More so than any other medium, video games seem to have an especial emotional potency when it comes to exploring the topics of death, grief, and memories of lost loved ones. In 2020 alone, Spiritfarer and I Am Dead reduced players to blubbery messes. Tackling many of the same themes, indie puzzle-platformer Lost Words: Beyond the Page released in the same period, but was a Google Stadia exclusive for a year.
As of April 6, though, everyone can play this narrative-driven platform adventure.
From developers Sketchbook Games and publisher Modus Games, Lost Words: Beyond the Page centers on Izzy, a young girl who leads an idyllic life with her family, and aspires to be a writer. Izzy’s world is upended when her beloved grandmother has a stroke. The girl’s journal – a gift from her gran, in fact – becomes Izzy’s emotional outlet. In it, she documents the reality of what’s happening, while also channeling her feelings into a fantasy story about a young heroine, armed with magical words, who ventures from her village to confront a dragon.
Reflecting this split, there are two visually distinct parts to Lost Words: Beyond the Page. Journaled reality is depicted in text and watercolours on a double-page spread of pages, while the story sections – set in the crumbling world of Estoria – are full screen and vibrant in their illustrative art style. In fact, visually and narratively, Lost Words: Beyond the Page plays out like a classic children’s book, complete with a suitably light-hearted but very distinctive voice, provided by veteran games writer Rhianna Pratchett.
Like all timeless children’s literature, Lost Words has appeal for all audiences of all ages. Adults can appreciate the interplay of narrative, aesthetic and atmospheric score, and how they change to reflect Izzy’s progression through various stages of grief, such as denial, anger, bargaining, depression, and bittersweet acceptance.
At the same time, Lost Words: Beyond the Page works just as well as a coming of age tale. It can easily be recommended to adolescent players going through the same first-time experience of losing a family member. The game grapples with all the complexities of feeling entwined with such a scenario. It doesn’t remove the thorns, but rather cushions the pricks in relatability, compassion and well-timed humour.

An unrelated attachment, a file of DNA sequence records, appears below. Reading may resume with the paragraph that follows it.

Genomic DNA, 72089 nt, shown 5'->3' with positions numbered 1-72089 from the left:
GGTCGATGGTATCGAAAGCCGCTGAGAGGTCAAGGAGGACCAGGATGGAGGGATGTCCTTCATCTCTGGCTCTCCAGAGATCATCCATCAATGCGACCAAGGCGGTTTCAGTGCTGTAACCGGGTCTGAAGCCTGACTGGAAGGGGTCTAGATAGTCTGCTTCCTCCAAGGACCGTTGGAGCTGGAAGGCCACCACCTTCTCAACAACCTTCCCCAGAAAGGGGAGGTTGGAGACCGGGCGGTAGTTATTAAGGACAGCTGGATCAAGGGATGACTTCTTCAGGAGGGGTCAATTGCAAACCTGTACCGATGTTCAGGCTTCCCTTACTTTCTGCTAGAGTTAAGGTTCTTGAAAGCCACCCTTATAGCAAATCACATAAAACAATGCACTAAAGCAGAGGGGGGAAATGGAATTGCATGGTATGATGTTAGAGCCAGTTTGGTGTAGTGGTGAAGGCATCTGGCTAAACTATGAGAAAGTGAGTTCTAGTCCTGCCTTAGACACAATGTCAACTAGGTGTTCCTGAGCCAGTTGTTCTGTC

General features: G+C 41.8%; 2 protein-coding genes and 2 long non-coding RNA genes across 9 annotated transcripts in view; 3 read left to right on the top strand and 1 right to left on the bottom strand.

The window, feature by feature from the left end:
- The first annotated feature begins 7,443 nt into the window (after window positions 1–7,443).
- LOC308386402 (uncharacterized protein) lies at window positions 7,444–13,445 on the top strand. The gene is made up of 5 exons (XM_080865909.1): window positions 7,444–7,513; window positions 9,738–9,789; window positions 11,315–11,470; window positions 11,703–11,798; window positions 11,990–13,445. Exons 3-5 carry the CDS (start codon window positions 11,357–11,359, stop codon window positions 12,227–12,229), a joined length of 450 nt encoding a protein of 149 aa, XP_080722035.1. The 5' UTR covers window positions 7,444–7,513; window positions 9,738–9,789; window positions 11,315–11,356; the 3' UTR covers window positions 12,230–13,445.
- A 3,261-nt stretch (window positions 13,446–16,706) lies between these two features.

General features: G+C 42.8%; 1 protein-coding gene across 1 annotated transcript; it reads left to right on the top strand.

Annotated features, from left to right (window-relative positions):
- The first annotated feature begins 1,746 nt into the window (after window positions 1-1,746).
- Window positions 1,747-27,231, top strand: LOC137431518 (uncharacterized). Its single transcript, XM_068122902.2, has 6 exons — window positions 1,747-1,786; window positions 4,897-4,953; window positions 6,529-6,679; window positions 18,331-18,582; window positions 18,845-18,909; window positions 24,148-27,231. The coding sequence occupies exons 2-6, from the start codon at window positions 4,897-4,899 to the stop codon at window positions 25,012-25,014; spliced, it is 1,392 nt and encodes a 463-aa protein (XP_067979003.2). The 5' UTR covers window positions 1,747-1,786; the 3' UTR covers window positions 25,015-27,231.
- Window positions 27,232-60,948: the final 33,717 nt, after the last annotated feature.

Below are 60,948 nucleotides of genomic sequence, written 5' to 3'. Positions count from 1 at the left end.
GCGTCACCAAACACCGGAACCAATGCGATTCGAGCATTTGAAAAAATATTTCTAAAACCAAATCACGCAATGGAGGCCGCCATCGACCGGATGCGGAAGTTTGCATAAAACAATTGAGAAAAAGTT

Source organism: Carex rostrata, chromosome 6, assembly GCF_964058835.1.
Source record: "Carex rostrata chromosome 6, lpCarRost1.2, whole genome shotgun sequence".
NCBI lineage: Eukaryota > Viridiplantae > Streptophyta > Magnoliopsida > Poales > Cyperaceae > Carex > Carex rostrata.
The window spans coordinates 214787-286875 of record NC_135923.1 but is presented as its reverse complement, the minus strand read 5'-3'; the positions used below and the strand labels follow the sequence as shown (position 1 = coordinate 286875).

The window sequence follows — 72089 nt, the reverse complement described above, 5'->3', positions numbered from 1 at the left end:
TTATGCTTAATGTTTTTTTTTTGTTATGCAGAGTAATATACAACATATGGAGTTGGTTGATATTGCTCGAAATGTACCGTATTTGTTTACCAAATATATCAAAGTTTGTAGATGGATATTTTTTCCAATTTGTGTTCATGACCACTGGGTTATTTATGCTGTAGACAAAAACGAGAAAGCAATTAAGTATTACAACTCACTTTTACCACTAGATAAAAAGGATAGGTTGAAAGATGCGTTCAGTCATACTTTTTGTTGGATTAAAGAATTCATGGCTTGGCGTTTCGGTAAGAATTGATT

Finally, the game can be approached as a shared experience between a parent and much younger child. Not only does Lost Words: Beyond the Page have the potential to function as an emotional processing aid for families around the topic of death, but, with its heavy textual component, it’s a more traditional educational tool as well – in terms of reading and comprehension.
You see, words have literal power in Lost Words: Beyond the Page. They act as the key gameplay mechanic in both Izzy’s journal and Estoria. Sometimes, players simply position letters on the screen to act as a platform, allowing Izzy to cross a stage. Other times, text assists in puzzle solving. For example, when faced with a boulder blocking her path, Izzy’s heroine can select the word “break,” and pass it over the obstruction to disintegrate it.
All this said, you’ll be playing Lost Words: Beyond the Page more for the emotional experience than cerebral challenge. Much like Florence, the difficulty level of Lost Words’ puzzles is almost zero. There are never more than a handful of words to harness at any time, making the gameplay innovative but barely explored.
Not that it really matters. You’re far more likely to remember Lost Words: Beyond the Page for its striking aesthetic, and the fact that it’s surprisingly moving. While leisurely – occasionally too leisurely – the game builds emotional charge over time, culminating in stinging release during key moments. The impact stems from a combined effect of insightful dialogue, exceptional vocal performances, and memorable visuals.
Lost Words: Beyond the Page is a four to five-hour game. Completing it unlocks chapter selection so you can replay your favourite parts, as well as hunt for collectibles missed during the initial playthrough. Adding to the replayability are several choose-your-own-adventure moments throughout the game, which you may want to revisit in order to to see the result of different flavour options.
Honestly, if you’re an icy-hearted cynic, you’ll probably still experience an eye roll or two while playing Lost Words. The game doesn’t strive for subtlety or artistic abstraction. In one instance, the word “Hope” provides Izzy’s heroine with light as she explores a pitch-black tunnel. It’s just that Lost Words: Beyond the Page is so full of warmth and tenderness that you shouldn’t be surprised when some inevitably spills over and starts to thaw that lump in your chest.
Lost Words: Beyond the Page is out now for PC, Nintendo Switch, PlayStation, and Xbox.
Last Updated: April 9, 2021